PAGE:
Planning for your long-term care

A home health care worker combs the hair of an elderly man after shaving him in his home in Miami, Fla.

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Bob Moon: A lot of Americans don't even know what long-term care insurance is let alone own a policy for themselves. That's a big reason that as of today, MetLife is no longer selling it. Long-term care insurance covers the kind of help you might need as you get older -- help feeding yourself, bathing, cooking. It can cover a full-blown nursing home or just a home care aide. But the policies are getting more expensive, for the insurance companies still selling them, as Gregory Warner reports from the Marketplace Health Desk at WHYY in Philadelphia.


Gregory Warner: For the last five or six years, Ellen Fillion has been paying for her mom's nursing home, using the money she'd saved up for her own retirement.

Ellen is 66, her mom is 97.

Ellen Fillion: She is in a very very nice nursing home. But, at $6,000 a month, your money goes pretty fast.

Ellen didn't want the same thing to happen to her kids. So she shopped around for long-term care insurance for herself and her husband that would pay for a nursing home if the time came. Then she got the price tag -- over a thousand a month.

Fillion: We just didn't think that we could afford the long-term care insurance. Now, everybody doesn't end up in a nursing home. The ideal is that you go out like the incandescent light bulb. The light burns until it goes out.

Warner: So, you and your husband are just hoping to kind of blink out one day.

Fillion: Yes. That's the plan!

Anne Tumlinson with the consulting firm Avalere Health is an expert in this kind of insurance, and in these kind of excuses.

Anne Tumlinson: We are living in denial. Yes.

Tumlinson has trouble explaining to people what she does for a living. "Long-term care insurance?" they say. When the time comes, most people sell the house to pay for the nursing home.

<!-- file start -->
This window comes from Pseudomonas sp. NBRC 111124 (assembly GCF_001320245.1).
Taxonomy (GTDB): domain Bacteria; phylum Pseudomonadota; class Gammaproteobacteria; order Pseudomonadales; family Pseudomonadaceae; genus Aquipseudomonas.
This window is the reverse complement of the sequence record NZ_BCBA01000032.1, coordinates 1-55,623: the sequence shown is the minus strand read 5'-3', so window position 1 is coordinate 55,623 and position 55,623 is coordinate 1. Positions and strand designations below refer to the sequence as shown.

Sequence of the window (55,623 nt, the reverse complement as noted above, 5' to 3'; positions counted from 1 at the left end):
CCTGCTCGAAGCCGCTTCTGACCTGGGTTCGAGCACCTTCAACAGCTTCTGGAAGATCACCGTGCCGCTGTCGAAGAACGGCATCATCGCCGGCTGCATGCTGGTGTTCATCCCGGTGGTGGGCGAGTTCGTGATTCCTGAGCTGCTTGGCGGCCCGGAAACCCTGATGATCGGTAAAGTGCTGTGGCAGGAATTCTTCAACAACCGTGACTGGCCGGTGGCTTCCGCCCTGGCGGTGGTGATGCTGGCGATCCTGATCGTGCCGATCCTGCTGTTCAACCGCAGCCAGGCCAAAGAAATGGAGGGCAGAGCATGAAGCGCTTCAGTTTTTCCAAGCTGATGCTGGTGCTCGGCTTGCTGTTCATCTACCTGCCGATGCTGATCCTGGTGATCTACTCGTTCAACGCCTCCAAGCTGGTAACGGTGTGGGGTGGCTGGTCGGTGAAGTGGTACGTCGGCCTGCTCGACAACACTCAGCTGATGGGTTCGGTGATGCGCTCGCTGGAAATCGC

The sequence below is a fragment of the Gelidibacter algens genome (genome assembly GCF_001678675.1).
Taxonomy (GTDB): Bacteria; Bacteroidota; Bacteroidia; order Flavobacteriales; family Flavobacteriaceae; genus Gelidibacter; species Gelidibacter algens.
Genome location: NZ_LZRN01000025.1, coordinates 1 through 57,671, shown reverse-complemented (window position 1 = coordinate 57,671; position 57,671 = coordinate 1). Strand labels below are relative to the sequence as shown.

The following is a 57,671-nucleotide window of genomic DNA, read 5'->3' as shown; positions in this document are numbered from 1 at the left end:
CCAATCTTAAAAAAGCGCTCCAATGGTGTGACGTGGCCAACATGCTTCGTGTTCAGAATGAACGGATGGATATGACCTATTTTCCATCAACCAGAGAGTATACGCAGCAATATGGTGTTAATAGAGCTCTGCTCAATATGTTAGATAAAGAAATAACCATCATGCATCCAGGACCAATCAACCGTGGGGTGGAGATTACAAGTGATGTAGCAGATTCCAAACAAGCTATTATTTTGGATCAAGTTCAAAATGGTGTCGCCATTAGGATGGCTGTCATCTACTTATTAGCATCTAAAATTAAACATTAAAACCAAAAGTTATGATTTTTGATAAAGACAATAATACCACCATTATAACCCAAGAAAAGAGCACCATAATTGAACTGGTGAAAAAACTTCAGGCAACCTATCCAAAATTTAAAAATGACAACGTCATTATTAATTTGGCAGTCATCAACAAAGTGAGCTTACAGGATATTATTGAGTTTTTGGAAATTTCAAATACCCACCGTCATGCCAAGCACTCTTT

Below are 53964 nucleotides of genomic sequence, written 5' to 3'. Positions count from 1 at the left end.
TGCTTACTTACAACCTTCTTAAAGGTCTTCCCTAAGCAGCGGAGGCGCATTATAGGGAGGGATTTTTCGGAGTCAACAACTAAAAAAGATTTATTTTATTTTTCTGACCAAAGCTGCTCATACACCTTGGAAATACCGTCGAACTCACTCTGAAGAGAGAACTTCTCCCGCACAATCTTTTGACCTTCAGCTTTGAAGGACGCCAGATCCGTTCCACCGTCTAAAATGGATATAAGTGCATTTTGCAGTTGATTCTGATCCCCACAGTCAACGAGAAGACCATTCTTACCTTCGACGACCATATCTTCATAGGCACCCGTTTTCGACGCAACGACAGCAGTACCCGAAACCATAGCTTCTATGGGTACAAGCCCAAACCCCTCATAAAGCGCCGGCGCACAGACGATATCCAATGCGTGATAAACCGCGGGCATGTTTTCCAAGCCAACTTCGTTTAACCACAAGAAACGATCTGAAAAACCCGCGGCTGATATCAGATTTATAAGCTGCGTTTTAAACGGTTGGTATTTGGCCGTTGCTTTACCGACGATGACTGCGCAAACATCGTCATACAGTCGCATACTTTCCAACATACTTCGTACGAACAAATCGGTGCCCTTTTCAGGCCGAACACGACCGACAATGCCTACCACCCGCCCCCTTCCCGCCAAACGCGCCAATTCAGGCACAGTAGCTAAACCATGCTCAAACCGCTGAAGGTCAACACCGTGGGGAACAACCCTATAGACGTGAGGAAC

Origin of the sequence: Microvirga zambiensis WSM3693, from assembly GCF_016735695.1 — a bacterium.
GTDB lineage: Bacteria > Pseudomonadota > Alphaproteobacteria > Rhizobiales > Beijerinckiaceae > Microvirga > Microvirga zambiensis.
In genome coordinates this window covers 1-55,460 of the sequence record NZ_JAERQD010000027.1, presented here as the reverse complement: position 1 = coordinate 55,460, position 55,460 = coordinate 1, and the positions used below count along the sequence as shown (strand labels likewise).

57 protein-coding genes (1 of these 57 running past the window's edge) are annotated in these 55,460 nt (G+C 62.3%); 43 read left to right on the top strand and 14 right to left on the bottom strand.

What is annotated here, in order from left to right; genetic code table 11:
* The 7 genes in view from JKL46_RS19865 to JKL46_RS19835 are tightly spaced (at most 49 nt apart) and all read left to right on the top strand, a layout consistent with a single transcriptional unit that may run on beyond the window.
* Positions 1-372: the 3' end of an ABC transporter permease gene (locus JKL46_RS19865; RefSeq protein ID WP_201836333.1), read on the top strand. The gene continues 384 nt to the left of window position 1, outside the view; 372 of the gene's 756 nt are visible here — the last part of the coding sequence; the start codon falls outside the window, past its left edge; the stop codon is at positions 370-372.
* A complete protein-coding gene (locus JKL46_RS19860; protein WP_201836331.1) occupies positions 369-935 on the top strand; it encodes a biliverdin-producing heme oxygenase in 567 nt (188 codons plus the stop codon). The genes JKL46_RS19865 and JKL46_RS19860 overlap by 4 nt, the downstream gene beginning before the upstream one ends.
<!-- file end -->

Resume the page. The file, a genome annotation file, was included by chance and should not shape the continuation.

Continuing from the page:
Tumlinson: And, the whole entire assisted living industry has been fueled, not by insurance payments, but by home equity. But the problem is you can run out of money. You end up on Medicaid, and Medicaid doesn't have many choices.

Or your kids start picking up the slack. Even as some private insurers are getting out of the long-term care market, the federal government is stepping in. As soon as 2013, working adults could have premiums deducted from their paychecks, automatically, like a payroll tax. You'd be allowed to opt out of the program, but if you don't, you're entitled to about $50 a day in long-term care. Also, your employer has to decide whether to participate in the government program.

Claude Thau: Employers are more and more impacted by employee's family members needing care.

Claude Thau is a consultant to the industry. He says the government plan could end up breathing life into the private market, by encouraging employers to bring up the subject with employees. What this industry needs most of all, he says, is for lots of people to just start planning for their own ending.

In Philadelphia, I'm Gregory Warner for Marketplace.

About the author

Gregory Warner is a senior reporter covering the economics and business of healthcare for the entire Marketplace portfolio.

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